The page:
Maduro will go into the April 14th elections with the formal backing of 14 political parties, two more than Chavez had in October 2012.
Maduro’s own party, the United Socialist Party of Venezuela (PSUV) was joined by its major allies, the Venezuelan Communist Party (PCV), as well as others such as REDES, Tupamaro, MEP, PPT, and Podemos in backing Chavez’s political successor this week.
These parties, which conform the alliance ‘the Gran Patriotic Pole’ (GPP), proved vital to the electoral success of Chavez in October, and are expected to play a significant role in both campaigning and votes for Maduro.
In October, the opposition alliance (MUD), which consists of over a dozen parties gained 6.6 million votes in total, beating Chavez’s party, the PSUV, which achieved 6.4 million votes. However the 1.8 million votes of the other allied revolutionary parties proved vital to push Chavez over the winning line and guarantee the future of his government.
Of these 1.8 million votes in October, the vast majority came from the Communist Party (490,000), followed by PPT (220,000), REDES (198,000), MEP (185,000), and Tupamaro (170,000).
The PCV Communist Party called a National Conference last week which voted unanimously to back Maduro as their candidate. “With the strength of our people and of the revolutionary and popular organizations, Nicolas Maduro will be elected as the constitutional President”, proclaimed the General Secretary of the PCV, Oscar Figuera.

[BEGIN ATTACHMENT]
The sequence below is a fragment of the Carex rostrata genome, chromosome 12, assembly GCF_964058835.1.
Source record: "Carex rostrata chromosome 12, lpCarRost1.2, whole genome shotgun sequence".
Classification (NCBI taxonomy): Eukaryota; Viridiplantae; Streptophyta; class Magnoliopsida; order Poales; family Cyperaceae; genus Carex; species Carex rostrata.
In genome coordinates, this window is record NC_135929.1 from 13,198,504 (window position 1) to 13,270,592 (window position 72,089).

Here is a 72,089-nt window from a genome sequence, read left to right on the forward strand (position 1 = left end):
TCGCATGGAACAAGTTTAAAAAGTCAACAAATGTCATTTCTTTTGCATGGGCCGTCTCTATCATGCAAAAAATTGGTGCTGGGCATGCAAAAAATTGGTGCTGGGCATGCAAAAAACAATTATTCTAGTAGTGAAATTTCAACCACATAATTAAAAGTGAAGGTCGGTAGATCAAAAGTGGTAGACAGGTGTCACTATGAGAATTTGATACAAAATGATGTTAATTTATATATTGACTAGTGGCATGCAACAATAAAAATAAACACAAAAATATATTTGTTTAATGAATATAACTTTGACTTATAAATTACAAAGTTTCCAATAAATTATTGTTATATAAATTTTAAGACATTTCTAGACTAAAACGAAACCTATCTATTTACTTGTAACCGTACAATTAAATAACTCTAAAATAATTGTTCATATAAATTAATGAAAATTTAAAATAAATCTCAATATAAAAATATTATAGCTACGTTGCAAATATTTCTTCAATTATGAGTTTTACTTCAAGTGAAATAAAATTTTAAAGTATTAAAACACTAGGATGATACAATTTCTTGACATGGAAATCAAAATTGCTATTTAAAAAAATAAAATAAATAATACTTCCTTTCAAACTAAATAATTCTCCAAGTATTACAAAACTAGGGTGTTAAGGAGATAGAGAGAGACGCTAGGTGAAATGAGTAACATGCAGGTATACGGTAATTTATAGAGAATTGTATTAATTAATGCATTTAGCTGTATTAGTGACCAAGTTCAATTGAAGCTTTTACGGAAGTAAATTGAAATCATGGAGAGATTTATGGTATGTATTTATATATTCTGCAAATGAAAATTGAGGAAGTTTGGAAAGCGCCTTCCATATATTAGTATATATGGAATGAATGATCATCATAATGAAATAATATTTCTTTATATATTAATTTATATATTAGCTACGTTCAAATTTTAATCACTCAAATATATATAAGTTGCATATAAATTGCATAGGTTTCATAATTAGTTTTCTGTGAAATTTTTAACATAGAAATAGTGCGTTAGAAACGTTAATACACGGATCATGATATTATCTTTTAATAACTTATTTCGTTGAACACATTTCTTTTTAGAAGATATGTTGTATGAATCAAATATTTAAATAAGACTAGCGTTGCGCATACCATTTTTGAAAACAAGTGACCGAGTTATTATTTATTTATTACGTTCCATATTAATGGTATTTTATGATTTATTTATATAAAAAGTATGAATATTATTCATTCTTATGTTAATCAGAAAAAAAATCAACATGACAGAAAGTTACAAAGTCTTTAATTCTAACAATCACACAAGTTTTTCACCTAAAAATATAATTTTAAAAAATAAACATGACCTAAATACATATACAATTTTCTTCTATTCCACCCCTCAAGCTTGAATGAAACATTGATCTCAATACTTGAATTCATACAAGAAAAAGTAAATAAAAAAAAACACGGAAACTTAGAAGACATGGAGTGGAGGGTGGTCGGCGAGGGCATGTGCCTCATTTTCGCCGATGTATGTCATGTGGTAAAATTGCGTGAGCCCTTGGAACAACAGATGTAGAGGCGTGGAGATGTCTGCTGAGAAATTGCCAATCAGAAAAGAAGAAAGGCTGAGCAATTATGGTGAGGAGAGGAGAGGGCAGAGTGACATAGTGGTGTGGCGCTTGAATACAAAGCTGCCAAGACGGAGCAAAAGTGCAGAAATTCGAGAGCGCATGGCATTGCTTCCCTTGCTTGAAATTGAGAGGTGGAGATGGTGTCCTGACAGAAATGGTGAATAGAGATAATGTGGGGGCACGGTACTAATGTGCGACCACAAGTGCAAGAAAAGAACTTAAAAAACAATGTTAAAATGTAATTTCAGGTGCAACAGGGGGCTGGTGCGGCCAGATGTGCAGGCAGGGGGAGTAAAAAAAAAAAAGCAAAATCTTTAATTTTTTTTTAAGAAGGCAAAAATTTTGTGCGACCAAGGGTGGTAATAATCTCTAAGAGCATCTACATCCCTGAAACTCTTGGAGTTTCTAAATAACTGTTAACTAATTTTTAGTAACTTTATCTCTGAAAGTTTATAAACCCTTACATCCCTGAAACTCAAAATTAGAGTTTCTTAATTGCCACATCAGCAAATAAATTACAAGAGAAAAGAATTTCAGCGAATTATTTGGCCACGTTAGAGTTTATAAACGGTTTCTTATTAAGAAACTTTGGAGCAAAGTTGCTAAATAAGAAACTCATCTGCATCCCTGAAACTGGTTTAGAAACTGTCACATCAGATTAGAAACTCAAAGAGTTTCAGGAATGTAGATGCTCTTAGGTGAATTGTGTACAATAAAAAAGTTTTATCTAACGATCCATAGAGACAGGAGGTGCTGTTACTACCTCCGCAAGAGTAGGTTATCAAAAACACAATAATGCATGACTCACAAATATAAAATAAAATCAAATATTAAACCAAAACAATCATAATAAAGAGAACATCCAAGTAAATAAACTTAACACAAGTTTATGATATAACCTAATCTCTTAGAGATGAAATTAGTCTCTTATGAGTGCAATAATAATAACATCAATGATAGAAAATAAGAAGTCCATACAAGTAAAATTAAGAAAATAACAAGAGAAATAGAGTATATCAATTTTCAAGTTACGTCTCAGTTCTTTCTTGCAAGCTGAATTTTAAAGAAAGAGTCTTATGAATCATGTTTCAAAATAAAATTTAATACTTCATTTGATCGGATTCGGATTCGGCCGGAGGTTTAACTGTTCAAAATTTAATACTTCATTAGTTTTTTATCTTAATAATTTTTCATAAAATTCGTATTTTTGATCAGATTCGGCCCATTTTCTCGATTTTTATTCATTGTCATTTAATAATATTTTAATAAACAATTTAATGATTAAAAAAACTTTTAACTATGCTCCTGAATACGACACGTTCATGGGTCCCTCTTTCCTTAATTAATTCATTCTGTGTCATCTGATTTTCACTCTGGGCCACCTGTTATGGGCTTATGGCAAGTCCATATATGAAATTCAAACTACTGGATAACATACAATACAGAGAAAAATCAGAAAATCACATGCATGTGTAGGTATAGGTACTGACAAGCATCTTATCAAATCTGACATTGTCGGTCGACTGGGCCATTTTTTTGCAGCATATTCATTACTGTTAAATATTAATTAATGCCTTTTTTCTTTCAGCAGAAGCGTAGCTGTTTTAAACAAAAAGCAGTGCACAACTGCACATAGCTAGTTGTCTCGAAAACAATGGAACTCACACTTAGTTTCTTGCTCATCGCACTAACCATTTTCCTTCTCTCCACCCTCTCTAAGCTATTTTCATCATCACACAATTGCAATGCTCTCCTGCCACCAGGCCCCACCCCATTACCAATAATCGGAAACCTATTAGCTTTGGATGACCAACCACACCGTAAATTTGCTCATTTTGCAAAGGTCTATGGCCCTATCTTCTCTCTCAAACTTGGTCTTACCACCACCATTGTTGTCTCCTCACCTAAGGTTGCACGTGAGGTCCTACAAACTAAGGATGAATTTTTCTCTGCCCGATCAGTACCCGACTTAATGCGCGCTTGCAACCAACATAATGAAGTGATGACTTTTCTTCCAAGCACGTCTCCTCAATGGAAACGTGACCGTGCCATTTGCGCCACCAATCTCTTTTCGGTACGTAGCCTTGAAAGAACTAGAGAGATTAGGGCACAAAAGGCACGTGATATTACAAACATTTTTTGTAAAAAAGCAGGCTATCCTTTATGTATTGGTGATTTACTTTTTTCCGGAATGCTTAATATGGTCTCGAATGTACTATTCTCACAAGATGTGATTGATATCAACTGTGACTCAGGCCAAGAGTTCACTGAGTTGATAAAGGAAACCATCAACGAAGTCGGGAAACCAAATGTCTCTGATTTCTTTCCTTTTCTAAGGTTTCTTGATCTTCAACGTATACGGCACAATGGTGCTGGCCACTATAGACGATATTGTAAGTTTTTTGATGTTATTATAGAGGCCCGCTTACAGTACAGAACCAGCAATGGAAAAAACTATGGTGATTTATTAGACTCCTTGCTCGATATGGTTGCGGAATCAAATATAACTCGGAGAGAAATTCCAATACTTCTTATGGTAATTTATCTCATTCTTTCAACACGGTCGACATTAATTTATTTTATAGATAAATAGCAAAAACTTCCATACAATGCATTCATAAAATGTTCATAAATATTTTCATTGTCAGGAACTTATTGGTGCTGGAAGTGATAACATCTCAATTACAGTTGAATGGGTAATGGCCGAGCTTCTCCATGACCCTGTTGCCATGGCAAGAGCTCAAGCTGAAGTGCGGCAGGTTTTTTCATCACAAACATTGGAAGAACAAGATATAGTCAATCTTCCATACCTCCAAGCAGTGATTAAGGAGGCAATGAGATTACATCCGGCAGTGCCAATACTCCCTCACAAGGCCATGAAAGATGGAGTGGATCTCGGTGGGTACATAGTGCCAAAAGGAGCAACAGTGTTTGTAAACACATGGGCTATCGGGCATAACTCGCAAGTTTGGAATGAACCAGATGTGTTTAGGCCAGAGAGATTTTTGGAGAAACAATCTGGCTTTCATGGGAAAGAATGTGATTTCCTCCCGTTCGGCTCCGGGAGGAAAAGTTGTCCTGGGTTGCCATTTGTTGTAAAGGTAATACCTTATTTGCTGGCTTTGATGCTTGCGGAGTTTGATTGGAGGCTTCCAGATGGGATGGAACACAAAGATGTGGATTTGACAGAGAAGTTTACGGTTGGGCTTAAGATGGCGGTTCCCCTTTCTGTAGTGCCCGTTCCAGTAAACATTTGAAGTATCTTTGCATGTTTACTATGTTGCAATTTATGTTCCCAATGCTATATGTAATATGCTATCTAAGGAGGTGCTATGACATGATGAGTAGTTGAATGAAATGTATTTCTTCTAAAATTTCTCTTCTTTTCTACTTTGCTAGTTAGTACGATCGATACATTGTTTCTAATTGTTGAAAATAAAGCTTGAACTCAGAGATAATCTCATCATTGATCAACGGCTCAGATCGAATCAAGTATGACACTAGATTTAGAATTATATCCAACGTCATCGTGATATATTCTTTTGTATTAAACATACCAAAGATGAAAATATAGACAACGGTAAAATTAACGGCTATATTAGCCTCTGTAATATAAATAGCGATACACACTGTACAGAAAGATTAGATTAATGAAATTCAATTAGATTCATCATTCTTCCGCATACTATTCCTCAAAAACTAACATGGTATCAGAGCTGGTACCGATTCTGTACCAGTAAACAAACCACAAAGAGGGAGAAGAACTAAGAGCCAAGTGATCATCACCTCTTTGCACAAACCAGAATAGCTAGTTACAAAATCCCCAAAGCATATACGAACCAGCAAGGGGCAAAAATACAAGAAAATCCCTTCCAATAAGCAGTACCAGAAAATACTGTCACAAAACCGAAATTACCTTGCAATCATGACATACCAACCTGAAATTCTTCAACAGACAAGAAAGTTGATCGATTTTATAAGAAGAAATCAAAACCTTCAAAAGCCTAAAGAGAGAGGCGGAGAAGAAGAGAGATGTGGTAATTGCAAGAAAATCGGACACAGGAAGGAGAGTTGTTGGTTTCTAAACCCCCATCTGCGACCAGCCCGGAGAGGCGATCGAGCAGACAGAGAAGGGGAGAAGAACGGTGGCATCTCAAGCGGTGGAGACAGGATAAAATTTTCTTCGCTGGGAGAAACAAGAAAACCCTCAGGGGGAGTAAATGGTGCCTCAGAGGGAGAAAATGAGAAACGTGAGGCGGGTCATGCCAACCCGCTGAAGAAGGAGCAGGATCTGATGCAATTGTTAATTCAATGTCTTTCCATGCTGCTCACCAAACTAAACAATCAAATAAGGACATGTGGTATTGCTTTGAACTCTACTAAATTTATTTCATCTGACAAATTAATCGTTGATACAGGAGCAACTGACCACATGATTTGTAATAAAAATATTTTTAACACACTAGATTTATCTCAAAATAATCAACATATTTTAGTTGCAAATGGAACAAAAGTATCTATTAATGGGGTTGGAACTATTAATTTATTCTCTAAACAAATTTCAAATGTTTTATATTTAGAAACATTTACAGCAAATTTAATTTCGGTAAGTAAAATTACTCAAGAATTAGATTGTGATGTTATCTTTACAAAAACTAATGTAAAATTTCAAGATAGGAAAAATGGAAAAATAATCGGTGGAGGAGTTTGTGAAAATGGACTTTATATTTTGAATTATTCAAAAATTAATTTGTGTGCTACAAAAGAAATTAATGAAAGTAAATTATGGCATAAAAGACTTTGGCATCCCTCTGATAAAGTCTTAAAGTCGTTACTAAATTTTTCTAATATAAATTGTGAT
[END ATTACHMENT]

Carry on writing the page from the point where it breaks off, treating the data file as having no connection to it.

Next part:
Maduro, accepting their backing at their conference, paid lengthy tribute to the struggle of the PCV as a revolutionary party, and thanked the communists for the hard work they put in in on the streets and in the communities.
Similarly, the Vice President of Podemos, Baudillo Reinoso, restated his party’s commitment with Maduro: “With Nicolas Maduro we will continue to advance and to improve the quality of lives of Venezuelans. We don’t just support him in words, but also in deeds”.
Adrian Paez, speaking on behalf of MEP, stated that “we won’t allow the opposition to take political power, we will give continuity to the Plan of the Nation and the Revolutionary Socialist Project”.
The leader of REDES, Juan Barreto, speaking at his party’s conference, made a call to back Maduro: “We should continue the struggle, because this is the best homage that we can give to our leader Hugo Chavez”.
The PCV also recognized the importance of the continuing of a wider alliance with other revolutionary forces, which will “give continuity and deepen the democratic, participative and progressive nature of the process of changes started in 1998 in Venezuela, it is necessary that we maintain and develop the alliance of diverse political and social factors”.
Recent polls have given Maduro a commanding lead ahead of April 14th, from between 14 and 18 percent. The latest, by private Venezuelan firm International Consulting Services, suggested Maduro was 17.7% ahead of his conservative rival. In October, Chavez defeated Capriles by 11% of the vote.
Editing and additional notes by Venezuelanalysis.com